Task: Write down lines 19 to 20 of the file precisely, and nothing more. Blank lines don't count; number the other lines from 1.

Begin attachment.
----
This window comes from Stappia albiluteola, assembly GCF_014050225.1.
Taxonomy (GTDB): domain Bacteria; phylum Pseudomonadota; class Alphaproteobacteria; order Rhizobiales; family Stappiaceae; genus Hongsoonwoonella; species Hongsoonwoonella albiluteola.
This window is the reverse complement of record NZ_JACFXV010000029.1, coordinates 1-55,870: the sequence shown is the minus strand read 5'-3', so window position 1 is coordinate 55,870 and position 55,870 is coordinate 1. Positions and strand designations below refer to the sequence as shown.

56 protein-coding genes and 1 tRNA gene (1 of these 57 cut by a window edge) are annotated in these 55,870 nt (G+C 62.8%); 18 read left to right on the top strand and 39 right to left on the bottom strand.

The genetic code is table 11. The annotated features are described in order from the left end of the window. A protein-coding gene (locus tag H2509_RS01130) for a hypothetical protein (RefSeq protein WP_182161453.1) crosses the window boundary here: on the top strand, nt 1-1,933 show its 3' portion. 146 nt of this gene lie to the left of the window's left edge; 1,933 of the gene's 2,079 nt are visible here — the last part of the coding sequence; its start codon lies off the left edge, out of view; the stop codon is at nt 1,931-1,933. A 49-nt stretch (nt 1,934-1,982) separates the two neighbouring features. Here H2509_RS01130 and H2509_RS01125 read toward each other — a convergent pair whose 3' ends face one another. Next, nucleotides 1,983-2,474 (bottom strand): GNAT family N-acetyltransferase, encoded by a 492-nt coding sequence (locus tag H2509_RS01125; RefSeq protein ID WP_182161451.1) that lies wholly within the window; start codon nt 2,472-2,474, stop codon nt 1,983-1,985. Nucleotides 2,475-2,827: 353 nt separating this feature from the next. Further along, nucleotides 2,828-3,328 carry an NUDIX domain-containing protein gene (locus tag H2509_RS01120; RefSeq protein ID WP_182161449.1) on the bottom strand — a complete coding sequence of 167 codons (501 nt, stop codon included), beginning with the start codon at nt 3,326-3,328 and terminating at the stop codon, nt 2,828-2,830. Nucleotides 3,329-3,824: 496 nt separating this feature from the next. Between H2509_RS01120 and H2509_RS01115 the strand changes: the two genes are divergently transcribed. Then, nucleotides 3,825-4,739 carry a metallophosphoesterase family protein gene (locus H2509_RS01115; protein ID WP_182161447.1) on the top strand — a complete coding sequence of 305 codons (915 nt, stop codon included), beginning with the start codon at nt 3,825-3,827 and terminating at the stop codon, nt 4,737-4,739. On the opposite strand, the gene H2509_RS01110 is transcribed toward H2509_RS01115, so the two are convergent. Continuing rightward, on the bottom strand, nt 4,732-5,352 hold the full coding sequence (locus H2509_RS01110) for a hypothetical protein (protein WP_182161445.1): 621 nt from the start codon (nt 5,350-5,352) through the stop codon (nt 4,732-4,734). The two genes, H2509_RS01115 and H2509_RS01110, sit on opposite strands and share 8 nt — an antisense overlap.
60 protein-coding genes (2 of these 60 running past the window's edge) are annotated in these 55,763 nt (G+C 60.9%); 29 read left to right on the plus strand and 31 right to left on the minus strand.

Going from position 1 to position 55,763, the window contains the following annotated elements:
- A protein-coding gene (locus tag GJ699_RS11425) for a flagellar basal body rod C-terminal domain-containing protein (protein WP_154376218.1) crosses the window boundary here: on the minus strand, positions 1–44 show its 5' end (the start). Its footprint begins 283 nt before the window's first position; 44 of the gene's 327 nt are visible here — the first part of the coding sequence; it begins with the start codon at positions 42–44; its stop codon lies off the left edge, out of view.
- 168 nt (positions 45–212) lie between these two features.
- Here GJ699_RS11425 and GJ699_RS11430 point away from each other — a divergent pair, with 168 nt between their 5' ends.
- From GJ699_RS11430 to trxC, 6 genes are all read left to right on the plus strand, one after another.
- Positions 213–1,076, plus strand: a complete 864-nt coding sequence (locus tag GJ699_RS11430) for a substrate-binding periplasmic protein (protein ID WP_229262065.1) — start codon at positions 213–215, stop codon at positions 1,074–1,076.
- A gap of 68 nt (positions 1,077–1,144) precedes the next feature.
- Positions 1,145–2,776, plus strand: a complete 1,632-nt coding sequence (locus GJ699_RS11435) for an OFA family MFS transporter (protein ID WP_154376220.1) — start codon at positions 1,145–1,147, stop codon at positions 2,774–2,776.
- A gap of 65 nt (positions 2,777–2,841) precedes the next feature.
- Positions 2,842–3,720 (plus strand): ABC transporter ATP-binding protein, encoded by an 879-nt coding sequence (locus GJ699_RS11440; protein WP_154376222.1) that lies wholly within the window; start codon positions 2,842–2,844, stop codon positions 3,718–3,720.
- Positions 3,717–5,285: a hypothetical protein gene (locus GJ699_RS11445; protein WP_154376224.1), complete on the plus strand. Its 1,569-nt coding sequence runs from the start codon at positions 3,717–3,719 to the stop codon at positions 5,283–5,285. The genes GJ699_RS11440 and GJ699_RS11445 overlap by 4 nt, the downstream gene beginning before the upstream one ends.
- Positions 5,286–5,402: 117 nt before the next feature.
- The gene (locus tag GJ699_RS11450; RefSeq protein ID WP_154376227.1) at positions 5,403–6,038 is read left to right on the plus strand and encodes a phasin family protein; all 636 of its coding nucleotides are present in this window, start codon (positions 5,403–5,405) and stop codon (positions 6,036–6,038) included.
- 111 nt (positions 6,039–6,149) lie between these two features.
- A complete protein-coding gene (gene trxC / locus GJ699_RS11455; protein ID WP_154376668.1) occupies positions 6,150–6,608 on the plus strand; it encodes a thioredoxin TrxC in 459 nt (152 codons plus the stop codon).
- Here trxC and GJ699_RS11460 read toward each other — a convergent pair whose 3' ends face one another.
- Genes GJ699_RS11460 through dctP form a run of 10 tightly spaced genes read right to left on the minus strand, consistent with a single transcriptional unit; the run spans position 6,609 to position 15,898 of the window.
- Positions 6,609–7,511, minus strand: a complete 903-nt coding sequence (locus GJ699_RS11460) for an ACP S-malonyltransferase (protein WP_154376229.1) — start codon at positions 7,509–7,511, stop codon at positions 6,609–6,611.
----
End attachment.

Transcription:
- The gene (locus tag GJ699_RS11450; RefSeq protein ID WP_154376227.1) at positions 5,403–6,038 is read left to right on the plus strand and encodes a phasin family protein; all 636 of its coding nucleotides are present in this window, start codon (positions 5,403–5,405) and stop codon (positions 6,036–6,038) included.
- 111 nt (positions 6,039–6,149) lie between these two features.